Q: How does my health history affect the cost of the insurance?
Your health history not only affects the cost of long term care insurance, it also may determine your eligibility for coverage. A person with chronic health problems poses a greater risk of needing long term care services sooner rather than later and, therefore, will likely pay a higher premium for coverage than does a person who is in good health. Also, if you have a pre-existing condition such as heart disease or diabetes, long term care insurance may not be available, but if you find a policy that does cover pre-existing conditions, your premiums may be higher than for a person without any pre-existing condition.
Q: How long a period should I insure myself for?
- A:That depends upon your age and health. If you purchase long term care insurance at a young age, you would be paying very low premiums but for a long period of time before you can reap any benefits. Usually, the best time to buy is between the ages of 50 and 55, particularly if your employer is offering a low-cost group long term health insurance. You can purchase long term health insurance at an older age but the premiums may be beyond your available income. Also, older persons with a pre-existing condition such as heart disease may not qualify for coverage.
Q: What is the best way to calculate how much coverage I should buy?
- A:You should buy enough coverage where the amount of benefits provided and the amount of your income will equal the cost of long term care that you need. However, there are a number of factors that will go into determining the amount of coverage you should have:
- The cost of care in your area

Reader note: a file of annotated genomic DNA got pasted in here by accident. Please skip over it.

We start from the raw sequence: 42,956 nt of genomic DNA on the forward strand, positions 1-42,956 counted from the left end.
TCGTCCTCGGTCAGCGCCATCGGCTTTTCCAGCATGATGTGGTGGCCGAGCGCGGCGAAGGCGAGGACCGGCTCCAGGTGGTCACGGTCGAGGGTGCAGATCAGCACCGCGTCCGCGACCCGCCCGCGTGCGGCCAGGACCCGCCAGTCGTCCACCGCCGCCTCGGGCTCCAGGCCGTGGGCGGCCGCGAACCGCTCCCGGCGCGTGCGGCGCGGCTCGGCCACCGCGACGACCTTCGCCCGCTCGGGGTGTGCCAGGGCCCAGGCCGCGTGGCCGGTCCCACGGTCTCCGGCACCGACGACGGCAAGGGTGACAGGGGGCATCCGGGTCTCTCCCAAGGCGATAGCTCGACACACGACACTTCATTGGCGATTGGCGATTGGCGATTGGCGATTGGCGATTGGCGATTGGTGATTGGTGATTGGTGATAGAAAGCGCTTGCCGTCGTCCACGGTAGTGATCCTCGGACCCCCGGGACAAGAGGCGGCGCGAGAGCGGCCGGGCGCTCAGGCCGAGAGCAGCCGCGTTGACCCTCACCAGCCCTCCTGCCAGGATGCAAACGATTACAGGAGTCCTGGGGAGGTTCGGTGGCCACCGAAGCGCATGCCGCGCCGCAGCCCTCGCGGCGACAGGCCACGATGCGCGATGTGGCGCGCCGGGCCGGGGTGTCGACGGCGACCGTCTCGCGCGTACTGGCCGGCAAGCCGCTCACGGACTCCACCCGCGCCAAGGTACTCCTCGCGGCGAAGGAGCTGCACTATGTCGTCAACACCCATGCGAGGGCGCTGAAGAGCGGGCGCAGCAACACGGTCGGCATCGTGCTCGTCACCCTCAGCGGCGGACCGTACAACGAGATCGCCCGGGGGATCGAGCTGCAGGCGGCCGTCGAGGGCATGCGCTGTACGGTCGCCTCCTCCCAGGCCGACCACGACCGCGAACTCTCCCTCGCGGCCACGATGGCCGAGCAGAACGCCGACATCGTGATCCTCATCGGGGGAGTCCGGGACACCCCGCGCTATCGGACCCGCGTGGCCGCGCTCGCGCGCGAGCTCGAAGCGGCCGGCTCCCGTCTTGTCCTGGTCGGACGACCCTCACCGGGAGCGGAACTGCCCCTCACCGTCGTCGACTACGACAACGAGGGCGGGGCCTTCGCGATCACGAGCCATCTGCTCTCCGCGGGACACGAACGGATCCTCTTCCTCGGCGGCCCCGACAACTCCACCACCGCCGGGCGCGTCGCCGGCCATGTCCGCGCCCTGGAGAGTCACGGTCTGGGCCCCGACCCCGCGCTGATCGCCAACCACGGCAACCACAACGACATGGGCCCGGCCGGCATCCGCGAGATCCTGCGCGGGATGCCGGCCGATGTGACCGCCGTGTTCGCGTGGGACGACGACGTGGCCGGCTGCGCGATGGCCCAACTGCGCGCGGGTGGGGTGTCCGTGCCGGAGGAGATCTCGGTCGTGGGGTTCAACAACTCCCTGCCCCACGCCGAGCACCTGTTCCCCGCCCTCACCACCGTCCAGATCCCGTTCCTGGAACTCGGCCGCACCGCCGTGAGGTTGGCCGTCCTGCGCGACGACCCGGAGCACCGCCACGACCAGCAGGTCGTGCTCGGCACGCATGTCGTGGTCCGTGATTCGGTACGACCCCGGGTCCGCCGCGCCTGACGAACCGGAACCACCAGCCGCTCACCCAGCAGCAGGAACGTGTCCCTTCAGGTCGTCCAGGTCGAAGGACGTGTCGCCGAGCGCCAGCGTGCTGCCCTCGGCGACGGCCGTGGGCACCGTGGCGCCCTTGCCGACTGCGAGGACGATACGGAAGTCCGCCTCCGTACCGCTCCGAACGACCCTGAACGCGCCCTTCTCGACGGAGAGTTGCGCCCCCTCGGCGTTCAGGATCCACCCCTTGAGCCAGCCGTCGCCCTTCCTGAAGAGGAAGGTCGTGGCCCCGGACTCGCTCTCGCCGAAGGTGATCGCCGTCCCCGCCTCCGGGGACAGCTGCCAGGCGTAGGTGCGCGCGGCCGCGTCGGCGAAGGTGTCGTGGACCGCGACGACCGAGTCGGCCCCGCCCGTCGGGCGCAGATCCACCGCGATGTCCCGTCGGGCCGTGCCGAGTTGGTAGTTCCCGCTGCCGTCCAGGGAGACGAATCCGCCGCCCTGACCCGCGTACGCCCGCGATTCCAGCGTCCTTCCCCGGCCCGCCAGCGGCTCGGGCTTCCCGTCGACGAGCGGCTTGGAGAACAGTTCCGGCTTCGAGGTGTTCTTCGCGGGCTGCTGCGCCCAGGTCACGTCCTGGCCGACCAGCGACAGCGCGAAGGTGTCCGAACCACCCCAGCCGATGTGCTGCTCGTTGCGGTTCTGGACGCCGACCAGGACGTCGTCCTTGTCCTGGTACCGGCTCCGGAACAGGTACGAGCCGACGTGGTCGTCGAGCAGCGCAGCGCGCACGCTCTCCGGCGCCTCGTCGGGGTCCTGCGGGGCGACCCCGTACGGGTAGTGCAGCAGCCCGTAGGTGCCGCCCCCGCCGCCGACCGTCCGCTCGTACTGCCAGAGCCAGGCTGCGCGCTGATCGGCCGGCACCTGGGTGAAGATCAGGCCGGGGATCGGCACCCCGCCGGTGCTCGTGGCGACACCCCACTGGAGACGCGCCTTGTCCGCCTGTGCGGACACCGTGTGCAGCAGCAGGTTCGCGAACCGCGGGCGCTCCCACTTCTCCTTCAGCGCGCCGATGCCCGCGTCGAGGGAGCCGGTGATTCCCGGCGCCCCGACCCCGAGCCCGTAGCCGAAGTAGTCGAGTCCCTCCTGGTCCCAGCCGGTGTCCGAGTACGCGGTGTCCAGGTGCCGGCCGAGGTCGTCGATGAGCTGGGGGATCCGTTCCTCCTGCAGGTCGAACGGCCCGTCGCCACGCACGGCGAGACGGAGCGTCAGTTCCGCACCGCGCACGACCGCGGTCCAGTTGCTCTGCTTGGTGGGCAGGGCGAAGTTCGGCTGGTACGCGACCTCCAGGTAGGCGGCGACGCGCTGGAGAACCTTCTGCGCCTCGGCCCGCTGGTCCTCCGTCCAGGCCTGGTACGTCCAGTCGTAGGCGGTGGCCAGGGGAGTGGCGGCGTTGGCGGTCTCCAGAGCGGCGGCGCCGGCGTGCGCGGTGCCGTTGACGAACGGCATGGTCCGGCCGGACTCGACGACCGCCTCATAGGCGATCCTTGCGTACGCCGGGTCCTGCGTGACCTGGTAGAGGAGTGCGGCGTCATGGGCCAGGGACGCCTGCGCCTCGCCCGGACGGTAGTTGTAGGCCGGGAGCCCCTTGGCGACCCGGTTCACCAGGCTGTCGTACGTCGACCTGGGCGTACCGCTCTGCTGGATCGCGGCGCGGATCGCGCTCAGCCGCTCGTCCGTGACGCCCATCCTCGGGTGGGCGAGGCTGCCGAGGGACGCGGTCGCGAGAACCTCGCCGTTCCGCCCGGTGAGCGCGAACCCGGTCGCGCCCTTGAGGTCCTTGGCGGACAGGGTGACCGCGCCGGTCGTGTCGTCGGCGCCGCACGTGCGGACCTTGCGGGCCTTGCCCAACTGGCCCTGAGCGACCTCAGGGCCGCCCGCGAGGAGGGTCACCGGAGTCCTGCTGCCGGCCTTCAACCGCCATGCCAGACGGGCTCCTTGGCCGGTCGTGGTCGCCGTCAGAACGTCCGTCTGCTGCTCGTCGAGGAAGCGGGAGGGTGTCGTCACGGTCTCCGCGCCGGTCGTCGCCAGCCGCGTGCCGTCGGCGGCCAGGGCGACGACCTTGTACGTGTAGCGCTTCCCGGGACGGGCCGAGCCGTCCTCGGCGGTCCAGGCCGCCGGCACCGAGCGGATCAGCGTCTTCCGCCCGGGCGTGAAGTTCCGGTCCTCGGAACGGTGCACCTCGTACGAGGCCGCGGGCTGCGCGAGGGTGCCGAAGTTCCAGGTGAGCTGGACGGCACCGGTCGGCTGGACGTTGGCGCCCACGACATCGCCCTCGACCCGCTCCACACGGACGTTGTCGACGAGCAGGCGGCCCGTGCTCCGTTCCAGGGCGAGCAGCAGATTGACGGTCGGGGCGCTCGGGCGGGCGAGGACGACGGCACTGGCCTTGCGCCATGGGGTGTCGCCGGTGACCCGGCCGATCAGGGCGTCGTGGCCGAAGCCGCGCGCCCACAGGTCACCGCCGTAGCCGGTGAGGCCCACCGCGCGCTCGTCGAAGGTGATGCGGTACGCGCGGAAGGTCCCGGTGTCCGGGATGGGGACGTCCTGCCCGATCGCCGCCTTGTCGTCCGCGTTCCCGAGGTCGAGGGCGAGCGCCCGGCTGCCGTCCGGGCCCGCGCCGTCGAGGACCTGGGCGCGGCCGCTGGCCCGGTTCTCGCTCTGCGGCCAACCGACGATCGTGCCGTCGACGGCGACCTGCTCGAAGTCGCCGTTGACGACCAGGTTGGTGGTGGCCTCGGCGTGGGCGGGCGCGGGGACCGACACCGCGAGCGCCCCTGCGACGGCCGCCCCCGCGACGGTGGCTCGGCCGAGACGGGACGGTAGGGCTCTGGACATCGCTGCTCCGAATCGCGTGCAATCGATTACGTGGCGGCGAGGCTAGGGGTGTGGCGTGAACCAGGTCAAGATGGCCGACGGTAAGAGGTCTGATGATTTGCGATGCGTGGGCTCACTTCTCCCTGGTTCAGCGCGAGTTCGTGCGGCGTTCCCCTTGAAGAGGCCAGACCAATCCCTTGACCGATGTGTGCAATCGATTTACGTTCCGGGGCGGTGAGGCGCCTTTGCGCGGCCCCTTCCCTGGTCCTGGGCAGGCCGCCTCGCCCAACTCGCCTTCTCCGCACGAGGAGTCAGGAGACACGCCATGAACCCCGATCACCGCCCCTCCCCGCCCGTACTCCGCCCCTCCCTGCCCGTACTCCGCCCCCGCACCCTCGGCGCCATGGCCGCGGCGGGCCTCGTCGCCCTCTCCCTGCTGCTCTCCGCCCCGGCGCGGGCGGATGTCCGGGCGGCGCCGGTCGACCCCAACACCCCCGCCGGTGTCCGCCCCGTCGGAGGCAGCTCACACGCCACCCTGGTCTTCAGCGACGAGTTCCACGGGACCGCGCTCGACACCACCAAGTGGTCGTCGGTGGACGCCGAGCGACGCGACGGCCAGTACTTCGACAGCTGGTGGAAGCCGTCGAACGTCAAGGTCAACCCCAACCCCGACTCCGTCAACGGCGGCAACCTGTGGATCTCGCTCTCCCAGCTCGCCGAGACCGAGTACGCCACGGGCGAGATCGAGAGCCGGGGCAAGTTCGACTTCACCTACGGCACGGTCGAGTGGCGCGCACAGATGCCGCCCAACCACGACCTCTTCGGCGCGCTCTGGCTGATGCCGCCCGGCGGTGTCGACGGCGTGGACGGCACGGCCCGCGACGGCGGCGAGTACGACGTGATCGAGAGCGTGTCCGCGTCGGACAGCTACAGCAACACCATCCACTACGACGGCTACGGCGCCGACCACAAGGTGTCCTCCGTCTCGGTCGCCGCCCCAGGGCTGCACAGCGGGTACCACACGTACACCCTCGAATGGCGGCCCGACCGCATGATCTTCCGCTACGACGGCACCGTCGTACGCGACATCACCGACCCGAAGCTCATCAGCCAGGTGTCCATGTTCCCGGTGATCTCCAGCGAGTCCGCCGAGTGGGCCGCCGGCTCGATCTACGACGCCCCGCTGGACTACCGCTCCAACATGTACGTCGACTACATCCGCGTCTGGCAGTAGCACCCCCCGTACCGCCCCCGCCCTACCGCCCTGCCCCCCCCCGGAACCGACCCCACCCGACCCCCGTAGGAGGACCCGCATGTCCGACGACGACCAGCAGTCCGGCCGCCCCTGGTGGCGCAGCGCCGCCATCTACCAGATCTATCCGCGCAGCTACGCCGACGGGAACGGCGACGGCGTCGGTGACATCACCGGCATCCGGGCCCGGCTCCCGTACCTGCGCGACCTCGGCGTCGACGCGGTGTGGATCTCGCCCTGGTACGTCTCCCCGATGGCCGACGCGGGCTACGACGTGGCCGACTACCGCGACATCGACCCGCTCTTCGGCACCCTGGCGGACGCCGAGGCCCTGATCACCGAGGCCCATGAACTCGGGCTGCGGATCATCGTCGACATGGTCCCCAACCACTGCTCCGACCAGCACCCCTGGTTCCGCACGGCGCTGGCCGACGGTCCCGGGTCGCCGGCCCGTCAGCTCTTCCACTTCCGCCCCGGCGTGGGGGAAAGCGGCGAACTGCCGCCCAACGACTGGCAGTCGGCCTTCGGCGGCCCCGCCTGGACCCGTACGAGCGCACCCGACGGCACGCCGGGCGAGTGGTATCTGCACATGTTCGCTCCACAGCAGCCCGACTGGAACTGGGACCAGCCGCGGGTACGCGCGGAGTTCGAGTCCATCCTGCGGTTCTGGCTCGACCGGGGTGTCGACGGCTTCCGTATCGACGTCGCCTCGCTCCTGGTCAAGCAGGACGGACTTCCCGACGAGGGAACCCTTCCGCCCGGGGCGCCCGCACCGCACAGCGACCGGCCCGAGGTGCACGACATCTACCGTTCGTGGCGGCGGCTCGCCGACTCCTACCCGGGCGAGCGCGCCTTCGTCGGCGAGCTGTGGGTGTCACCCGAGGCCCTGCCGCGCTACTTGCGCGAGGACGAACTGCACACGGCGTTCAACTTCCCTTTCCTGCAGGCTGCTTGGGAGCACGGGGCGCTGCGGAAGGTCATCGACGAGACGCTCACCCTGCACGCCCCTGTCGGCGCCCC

- The amount of services you want or need included in your coverage
- The amount of coverage or services you can afford in terms of premium payments
Although not a factor in determining the amount of coverage you should have, you should seriously consider purchasing inflation protection to account for the rising cost of health care.
Q: What's a "benefit trigger" and why is it important?
- A:A benefit trigger is an event or events that must occur before you can receive benefits under your long term care insurance policy. Typically, you must require assistance to perform at least two activities of daily living (ADLs). An ADL consists of those basic human activities such as walking, eating, dressing, bathing and toileting. The benefit trigger is some policies includes cognitive impairment that prevents you from performing basic tasks.
Q: What's the difference between a group certificate and an individual policy?
- A:A group certificate is an insurance plan offered by an association for its members or an employer for its employees. An individual policy is one that you purchase directly from an insurer. A group policy is generally unregulated but has advantages of lower premiums and a greater range of long term care services because the risk is shared among the entire class of enrolled members. An individual policy is a guaranteed renewable policy that is regulated by the state insurance department with premiums determined by the amount and type of benefits that the individual can afford.